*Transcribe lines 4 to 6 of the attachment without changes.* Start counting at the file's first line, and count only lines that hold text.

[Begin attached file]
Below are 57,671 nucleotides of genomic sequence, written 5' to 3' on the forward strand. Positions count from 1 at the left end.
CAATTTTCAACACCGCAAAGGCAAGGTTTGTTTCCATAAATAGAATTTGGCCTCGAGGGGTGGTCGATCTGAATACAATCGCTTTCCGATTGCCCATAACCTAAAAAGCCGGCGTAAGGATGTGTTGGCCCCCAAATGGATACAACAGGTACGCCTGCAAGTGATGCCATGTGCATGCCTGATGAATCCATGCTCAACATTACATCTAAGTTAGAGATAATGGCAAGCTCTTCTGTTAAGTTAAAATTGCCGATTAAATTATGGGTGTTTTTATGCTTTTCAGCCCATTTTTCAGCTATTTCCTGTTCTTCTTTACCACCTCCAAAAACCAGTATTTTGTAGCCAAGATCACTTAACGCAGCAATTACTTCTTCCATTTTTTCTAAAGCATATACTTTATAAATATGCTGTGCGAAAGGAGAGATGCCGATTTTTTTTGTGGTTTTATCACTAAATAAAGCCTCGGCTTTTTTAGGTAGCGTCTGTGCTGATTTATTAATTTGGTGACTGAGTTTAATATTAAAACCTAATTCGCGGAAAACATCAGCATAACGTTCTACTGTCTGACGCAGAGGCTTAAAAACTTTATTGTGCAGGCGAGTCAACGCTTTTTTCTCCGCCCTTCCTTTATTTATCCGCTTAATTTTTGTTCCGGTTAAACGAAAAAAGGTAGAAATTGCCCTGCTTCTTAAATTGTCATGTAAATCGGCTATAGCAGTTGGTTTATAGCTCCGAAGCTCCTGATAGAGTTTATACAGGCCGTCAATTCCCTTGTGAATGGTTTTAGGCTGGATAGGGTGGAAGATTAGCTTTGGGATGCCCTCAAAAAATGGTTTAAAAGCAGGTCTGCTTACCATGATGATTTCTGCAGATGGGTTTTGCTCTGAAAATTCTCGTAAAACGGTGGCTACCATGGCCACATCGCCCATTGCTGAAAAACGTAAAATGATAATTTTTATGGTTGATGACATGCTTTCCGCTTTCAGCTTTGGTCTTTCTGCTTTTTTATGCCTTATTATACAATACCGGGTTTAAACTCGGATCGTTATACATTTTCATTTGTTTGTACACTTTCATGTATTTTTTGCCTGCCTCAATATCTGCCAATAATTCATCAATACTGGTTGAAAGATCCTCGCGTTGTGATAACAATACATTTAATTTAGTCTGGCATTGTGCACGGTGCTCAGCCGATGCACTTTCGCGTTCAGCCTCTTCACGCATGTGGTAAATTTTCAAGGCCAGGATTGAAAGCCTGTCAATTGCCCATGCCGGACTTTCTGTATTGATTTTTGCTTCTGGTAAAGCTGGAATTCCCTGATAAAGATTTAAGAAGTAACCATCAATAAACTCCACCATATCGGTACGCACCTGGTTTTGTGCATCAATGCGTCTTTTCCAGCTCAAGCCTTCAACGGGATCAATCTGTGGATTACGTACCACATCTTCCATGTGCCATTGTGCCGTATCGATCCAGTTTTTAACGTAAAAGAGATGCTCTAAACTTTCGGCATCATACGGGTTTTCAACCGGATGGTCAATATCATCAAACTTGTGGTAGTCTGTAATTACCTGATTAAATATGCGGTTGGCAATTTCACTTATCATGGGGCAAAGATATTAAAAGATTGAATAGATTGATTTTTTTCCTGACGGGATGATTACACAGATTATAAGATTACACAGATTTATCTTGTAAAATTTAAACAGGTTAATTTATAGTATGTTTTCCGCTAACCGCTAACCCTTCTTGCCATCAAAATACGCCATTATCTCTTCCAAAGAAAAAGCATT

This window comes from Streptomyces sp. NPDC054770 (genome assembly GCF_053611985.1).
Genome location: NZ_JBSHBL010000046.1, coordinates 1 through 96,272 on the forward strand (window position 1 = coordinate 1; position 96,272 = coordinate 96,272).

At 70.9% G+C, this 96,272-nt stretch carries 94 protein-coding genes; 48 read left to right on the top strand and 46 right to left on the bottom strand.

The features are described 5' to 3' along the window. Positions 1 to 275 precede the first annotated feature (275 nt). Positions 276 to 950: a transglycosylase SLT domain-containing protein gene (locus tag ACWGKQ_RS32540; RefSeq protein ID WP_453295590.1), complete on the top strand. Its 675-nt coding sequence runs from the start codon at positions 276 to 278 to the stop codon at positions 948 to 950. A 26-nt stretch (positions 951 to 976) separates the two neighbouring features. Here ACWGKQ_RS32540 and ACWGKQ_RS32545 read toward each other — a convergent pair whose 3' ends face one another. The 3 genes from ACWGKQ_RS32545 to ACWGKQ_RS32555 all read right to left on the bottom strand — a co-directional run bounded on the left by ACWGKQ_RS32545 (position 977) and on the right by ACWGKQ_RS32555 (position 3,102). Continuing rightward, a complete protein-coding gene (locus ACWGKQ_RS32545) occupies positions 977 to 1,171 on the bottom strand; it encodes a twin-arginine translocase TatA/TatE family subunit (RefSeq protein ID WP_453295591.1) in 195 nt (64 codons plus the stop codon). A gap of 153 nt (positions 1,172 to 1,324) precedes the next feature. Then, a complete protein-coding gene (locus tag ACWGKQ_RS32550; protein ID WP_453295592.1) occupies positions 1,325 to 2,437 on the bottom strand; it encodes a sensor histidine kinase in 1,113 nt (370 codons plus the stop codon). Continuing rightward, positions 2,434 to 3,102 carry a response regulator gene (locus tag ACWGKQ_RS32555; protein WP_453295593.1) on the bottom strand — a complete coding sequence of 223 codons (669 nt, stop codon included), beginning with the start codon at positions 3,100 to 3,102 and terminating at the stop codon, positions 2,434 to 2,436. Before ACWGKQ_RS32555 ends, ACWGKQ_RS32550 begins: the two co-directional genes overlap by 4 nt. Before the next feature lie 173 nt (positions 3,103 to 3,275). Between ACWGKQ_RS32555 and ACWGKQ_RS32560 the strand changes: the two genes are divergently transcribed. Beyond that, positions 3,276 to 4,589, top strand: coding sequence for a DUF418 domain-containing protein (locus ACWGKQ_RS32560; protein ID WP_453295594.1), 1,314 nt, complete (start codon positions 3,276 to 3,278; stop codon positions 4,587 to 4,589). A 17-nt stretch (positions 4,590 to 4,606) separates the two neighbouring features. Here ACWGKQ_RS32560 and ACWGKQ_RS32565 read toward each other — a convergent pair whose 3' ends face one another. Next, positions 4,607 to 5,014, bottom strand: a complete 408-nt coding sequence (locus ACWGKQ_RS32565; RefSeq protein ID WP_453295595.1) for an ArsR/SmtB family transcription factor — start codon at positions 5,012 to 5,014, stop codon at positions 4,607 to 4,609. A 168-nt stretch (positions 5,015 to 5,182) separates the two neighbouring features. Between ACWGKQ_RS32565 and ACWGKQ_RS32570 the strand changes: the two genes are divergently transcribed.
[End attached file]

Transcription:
Genome location: NZ_JBSHBL010000046.1, coordinates 1 through 96,272 on the forward strand (window position 1 = coordinate 1; position 96,272 = coordinate 96,272).

At 70.9% G+C, this 96,272-nt stretch carries 94 protein-coding genes; 48 read left to right on the top strand and 46 right to left on the bottom strand.

The features are described 5' to 3' along the window. Positions 1 to 275 precede the first annotated feature (275 nt). Positions 276 to 950: a transglycosylase SLT domain-containing protein gene (locus tag ACWGKQ_RS32540; RefSeq protein ID WP_453295590.1), complete on the top strand. Its 675-nt coding sequence runs from the start codon at positions 276 to 278 to the stop codon at positions 948 to 950. A 26-nt stretch (positions 951 to 976) separates the two neighbouring features. Here ACWGKQ_RS32540 and ACWGKQ_RS32545 read toward each other — a convergent pair whose 3' ends face one another. The 3 genes from ACWGKQ_RS32545 to ACWGKQ_RS32555 all read right to left on the bottom strand — a co-directional run bounded on the left by ACWGKQ_RS32545 (position 977) and on the right by ACWGKQ_RS32555 (position 3,102). Continuing rightward, a complete protein-coding gene (locus ACWGKQ_RS32545) occupies positions 977 to 1,171 on the bottom strand; it encodes a twin-arginine translocase TatA/TatE family subunit (RefSeq protein ID WP_453295591.1) in 195 nt (64 codons plus the stop codon). A gap of 153 nt (positions 1,172 to 1,324) precedes the next feature. Then, a complete protein-coding gene (locus tag ACWGKQ_RS32550; protein ID WP_453295592.1) occupies positions 1,325 to 2,437 on the bottom strand; it encodes a sensor histidine kinase in 1,113 nt (370 codons plus the stop codon). Continuing rightward, positions 2,434 to 3,102 carry a response regulator gene (locus tag ACWGKQ_RS32555; protein WP_453295593.1) on the bottom strand — a complete coding sequence of 223 codons (669 nt, stop codon included), beginning with the start codon at positions 3,100 to 3,102 and terminating at the stop codon, positions 2,434 to 2,436. Before ACWGKQ_RS32555 ends, ACWGKQ_RS32550 begins: the two co-directional genes overlap by 4 nt. Before the next feature lie 173 nt (positions 3,103 to 3,275). Between ACWGKQ_RS32555 and ACWGKQ_RS32560 the strand changes: the two genes are divergently transcribed. Beyond that, positions 3,276 to 4,589, top strand: coding sequence for a DUF418 domain-containing protein (locus ACWGKQ_RS32560; protein ID WP_453295594.1), 1,314 nt, complete (start codon positions 3,276 to 3,278; stop codon positions 4,587 to 4,589). A 17-nt stretch (positions 4,590 to 4,606) separates the two neighbouring features. Here ACWGKQ_RS32560 and ACWGKQ_RS32565 read toward each other — a convergent pair whose 3' ends face one another. Next, positions 4,607 to 5,014, bottom strand: a complete 408-nt coding sequence (locus ACWGKQ_RS32565; RefSeq protein ID WP_453295595.1) for an ArsR/SmtB family transcription factor — start codon at positions 5,012 to 5,014, stop codon at positions 4,607 to 4,609. A 168-nt stretch (positions 5,015 to 5,182) separates the two neighbouring features. Between ACWGKQ_RS32565 and ACWGKQ_RS32570 the strand changes: the two genes are divergently transcribed.